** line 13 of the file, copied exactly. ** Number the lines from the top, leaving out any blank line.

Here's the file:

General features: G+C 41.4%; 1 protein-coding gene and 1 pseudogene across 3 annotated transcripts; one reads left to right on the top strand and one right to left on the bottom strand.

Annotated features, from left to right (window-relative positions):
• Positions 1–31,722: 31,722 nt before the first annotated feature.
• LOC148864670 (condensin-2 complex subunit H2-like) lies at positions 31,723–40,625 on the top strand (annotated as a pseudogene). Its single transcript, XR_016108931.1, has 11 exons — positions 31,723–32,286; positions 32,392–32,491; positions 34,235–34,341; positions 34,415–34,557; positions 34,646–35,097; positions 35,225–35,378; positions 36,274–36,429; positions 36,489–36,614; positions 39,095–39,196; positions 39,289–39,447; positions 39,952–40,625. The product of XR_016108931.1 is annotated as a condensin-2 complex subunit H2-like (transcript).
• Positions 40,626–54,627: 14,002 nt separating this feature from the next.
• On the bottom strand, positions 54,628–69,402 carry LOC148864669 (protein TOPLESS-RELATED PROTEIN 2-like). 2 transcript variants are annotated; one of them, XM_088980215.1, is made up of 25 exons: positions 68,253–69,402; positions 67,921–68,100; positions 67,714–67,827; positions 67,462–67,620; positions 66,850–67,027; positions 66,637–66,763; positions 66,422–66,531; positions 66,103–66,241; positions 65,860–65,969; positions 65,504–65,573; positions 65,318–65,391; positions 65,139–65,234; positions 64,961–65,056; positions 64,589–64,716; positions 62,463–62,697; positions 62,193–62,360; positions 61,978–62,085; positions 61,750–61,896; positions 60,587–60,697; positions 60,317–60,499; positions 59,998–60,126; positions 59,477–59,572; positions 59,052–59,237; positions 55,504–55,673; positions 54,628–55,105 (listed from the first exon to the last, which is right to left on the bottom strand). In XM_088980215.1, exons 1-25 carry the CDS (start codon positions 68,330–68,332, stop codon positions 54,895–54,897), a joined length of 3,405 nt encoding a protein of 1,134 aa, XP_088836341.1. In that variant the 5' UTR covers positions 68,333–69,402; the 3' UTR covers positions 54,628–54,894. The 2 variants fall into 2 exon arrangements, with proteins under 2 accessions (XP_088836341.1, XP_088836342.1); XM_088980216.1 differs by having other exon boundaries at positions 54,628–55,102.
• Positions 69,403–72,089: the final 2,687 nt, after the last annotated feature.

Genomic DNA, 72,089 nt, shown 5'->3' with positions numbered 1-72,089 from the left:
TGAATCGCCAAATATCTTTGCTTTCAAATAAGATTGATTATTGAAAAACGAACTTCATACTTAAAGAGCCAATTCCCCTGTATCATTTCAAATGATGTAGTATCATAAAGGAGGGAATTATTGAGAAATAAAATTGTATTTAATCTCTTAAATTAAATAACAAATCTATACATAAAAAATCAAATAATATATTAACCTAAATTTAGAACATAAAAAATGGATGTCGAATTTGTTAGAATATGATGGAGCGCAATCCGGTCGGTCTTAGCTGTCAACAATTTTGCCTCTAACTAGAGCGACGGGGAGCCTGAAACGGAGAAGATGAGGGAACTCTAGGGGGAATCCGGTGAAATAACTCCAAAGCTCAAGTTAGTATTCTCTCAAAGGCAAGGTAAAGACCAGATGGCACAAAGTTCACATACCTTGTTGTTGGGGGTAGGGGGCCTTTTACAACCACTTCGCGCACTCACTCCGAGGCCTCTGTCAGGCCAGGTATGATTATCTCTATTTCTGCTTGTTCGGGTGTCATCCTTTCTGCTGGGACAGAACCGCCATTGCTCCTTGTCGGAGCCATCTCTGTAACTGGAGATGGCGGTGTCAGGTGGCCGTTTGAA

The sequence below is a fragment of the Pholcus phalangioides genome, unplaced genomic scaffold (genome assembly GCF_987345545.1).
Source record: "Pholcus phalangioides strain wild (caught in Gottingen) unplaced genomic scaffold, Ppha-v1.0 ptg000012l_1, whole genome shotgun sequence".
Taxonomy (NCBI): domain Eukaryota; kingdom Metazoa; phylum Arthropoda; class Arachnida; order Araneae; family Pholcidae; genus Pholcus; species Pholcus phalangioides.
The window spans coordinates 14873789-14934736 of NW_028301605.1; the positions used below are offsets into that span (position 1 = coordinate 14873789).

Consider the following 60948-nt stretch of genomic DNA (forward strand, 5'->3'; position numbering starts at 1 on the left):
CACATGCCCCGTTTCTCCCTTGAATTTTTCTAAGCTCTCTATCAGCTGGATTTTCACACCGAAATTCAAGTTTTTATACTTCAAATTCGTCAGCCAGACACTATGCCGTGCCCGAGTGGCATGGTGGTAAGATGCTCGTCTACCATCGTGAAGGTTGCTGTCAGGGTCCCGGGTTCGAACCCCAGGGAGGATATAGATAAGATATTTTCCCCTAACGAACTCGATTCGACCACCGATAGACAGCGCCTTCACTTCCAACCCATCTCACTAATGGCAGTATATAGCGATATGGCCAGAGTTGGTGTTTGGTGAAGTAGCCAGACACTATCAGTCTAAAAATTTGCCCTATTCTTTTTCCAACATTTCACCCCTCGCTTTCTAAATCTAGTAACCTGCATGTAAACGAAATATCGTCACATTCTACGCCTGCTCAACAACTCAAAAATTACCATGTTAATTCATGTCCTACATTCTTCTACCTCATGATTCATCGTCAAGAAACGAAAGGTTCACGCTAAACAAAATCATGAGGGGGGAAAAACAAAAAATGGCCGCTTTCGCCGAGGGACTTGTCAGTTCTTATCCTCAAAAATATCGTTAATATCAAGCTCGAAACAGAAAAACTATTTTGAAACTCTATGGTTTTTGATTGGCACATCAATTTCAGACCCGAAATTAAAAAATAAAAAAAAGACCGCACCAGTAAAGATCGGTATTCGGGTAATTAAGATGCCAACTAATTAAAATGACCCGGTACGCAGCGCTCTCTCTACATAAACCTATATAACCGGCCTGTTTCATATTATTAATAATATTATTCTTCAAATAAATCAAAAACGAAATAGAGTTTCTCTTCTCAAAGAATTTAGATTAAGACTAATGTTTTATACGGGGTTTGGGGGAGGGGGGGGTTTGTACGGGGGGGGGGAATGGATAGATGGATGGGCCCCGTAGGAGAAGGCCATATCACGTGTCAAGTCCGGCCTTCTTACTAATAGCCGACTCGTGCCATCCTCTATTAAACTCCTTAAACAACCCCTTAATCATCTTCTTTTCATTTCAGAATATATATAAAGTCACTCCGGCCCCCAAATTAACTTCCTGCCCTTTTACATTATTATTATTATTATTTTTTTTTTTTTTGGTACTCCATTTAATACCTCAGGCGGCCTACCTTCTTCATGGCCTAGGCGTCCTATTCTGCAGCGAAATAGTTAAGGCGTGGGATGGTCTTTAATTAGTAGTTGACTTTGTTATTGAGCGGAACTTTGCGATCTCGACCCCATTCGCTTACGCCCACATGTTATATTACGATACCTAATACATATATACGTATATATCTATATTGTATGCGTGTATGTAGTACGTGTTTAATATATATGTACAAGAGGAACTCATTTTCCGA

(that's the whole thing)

The window spans coordinates 14873789-14934736 of NW_028301605.1; the positions used below are offsets into that span (position 1 = coordinate 14873789).